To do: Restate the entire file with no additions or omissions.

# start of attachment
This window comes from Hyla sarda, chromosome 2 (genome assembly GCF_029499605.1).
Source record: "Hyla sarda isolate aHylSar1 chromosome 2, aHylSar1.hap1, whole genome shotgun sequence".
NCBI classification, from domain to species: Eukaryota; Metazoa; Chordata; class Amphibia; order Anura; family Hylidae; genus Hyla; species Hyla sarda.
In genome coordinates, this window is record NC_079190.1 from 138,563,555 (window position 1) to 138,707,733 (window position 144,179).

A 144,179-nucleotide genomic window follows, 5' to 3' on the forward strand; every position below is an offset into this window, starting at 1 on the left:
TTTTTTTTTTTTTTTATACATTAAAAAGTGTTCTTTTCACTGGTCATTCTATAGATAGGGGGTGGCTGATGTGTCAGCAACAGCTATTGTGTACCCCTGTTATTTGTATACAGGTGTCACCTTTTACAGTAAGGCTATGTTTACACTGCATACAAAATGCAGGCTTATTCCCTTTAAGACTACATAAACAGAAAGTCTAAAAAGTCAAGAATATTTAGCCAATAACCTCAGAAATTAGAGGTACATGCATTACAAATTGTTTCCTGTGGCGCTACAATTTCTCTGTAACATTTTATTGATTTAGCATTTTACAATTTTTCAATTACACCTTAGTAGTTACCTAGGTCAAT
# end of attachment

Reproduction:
This window comes from Hyla sarda, chromosome 2 (genome assembly GCF_029499605.1).
Source record: "Hyla sarda isolate aHylSar1 chromosome 2, aHylSar1.hap1, whole genome shotgun sequence".
NCBI classification, from domain to species: Eukaryota; Metazoa; Chordata; class Amphibia; order Anura; family Hylidae; genus Hyla; species Hyla sarda.
In genome coordinates, this window is record NC_079190.1 from 138,563,555 (window position 1) to 138,707,733 (window position 144,179).

A 144,179-nucleotide genomic window follows, 5' to 3' on the forward strand; every position below is an offset into this window, starting at 1 on the left:
TTTTTTTTTTTTTTTATACATTAAAAAGTGTTCTTTTCACTGGTCATTCTATAGATAGGGGGTGGCTGATGTGTCAGCAACAGCTATTGTGTACCCCTGTTATTTGTATACAGGTGTCACCTTTTACAGTAAGGCTATGTTTACACTGCATACAAAATGCAGGCTTATTCCCTTTAAGACTACATAAACAGAAAGTCTAAAAAGTCAAGAATATTTAGCCAATAACCTCAGAAATTAGAGGTACATGCATTACAAATTGTTTCCTGTGGCGCTACAATTTCTCTGTAACATTTTATTGATTTAGCATTTTACAATTTTTCAATTACACCTTAGTAGTTACCTAGGTCAAT